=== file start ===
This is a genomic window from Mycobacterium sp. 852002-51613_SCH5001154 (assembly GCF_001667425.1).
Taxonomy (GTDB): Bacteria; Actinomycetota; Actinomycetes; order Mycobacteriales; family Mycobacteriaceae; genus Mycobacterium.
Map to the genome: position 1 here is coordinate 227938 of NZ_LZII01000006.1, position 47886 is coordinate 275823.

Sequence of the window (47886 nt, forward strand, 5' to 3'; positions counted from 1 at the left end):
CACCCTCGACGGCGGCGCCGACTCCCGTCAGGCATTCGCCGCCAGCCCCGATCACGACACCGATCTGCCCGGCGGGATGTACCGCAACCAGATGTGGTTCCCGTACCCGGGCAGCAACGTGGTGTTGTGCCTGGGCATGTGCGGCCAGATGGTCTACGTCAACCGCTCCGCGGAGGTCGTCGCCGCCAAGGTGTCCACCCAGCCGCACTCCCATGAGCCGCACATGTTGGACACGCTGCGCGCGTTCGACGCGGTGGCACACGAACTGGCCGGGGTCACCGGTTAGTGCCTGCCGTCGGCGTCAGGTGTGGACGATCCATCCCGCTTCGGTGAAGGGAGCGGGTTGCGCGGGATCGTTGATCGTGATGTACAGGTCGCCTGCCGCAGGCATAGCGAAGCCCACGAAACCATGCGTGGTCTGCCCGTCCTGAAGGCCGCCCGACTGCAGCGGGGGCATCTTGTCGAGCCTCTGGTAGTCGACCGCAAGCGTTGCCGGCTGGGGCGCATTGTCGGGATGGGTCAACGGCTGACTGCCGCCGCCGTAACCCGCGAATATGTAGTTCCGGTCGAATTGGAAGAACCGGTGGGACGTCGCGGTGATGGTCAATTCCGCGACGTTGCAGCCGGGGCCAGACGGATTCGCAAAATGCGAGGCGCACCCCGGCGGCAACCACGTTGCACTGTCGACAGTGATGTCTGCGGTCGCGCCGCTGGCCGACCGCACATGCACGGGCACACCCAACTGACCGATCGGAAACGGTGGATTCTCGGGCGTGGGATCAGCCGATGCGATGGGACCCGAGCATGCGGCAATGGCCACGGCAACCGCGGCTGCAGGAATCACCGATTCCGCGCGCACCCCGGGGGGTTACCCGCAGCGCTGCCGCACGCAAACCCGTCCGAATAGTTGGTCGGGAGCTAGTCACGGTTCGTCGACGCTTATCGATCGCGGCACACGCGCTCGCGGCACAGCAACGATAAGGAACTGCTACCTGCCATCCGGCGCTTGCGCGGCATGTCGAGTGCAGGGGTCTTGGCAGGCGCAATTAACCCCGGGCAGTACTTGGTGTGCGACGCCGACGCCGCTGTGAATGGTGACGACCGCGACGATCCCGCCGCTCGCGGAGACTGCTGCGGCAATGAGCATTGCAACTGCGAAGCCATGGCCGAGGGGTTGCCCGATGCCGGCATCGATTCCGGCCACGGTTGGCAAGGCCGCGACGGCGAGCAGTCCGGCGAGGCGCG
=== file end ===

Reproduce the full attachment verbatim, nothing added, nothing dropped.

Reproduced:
This is a genomic window from Mycobacterium sp. 852002-51613_SCH5001154 (assembly GCF_001667425.1).
Taxonomy (GTDB): Bacteria; Actinomycetota; Actinomycetes; order Mycobacteriales; family Mycobacteriaceae; genus Mycobacterium.
Map to the genome: position 1 here is coordinate 227938 of NZ_LZII01000006.1, position 47886 is coordinate 275823.

Sequence of the window (47886 nt, forward strand, 5' to 3'; positions counted from 1 at the left end):
CACCCTCGACGGCGGCGCCGACTCCCGTCAGGCATTCGCCGCCAGCCCCGATCACGACACCGATCTGCCCGGCGGGATGTACCGCAACCAGATGTGGTTCCCGTACCCGGGCAGCAACGTGGTGTTGTGCCTGGGCATGTGCGGCCAGATGGTCTACGTCAACCGCTCCGCGGAGGTCGTCGCCGCCAAGGTGTCCACCCAGCCGCACTCCCATGAGCCGCACATGTTGGACACGCTGCGCGCGTTCGACGCGGTGGCACACGAACTGGCCGGGGTCACCGGTTAGTGCCTGCCGTCGGCGTCAGGTGTGGACGATCCATCCCGCTTCGGTGAAGGGAGCGGGTTGCGCGGGATCGTTGATCGTGATGTACAGGTCGCCTGCCGCAGGCATAGCGAAGCCCACGAAACCATGCGTGGTCTGCCCGTCCTGAAGGCCGCCCGACTGCAGCGGGGGCATCTTGTCGAGCCTCTGGTAGTCGACCGCAAGCGTTGCCGGCTGGGGCGCATTGTCGGGATGGGTCAACGGCTGACTGCCGCCGCCGTAACCCGCGAATATGTAGTTCCGGTCGAATTGGAAGAACCGGTGGGACGTCGCGGTGATGGTCAATTCCGCGACGTTGCAGCCGGGGCCAGACGGATTCGCAAAATGCGAGGCGCACCCCGGCGGCAACCACGTTGCACTGTCGACAGTGATGTCTGCGGTCGCGCCGCTGGCCGACCGCACATGCACGGGCACACCCAACTGACCGATCGGAAACGGTGGATTCTCGGGCGTGGGATCAGCCGATGCGATGGGACCCGAGCATGCGGCAATGGCCACGGCAACCGCGGCTGCAGGAATCACCGATTCCGCGCGCACCCCGGGGGGTTACCCGCAGCGCTGCCGCACGCAAACCCGTCCGAATAGTTGGTCGGGAGCTAGTCACGGTTCGTCGACGCTTATCGATCGCGGCACACGCGCTCGCGGCACAGCAACGATAAGGAACTGCTACCTGCCATCCGGCGCTTGCGCGGCATGTCGAGTGCAGGGGTCTTGGCAGGCGCAATTAACCCCGGGCAGTACTTGGTGTGCGACGCCGACGCCGCTGTGAATGGTGACGACCGCGACGATCCCGCCGCTCGCGGAGACTGCTGCGGCAATGAGCATTGCAACTGCGAAGCCATGGCCGAGGGGTTGCCCGATGCCGGCATCGATTCCGGCCACGGTTGGCAAGGCCGCGACGGCGAGCAGTCCGGCGAGGCGCG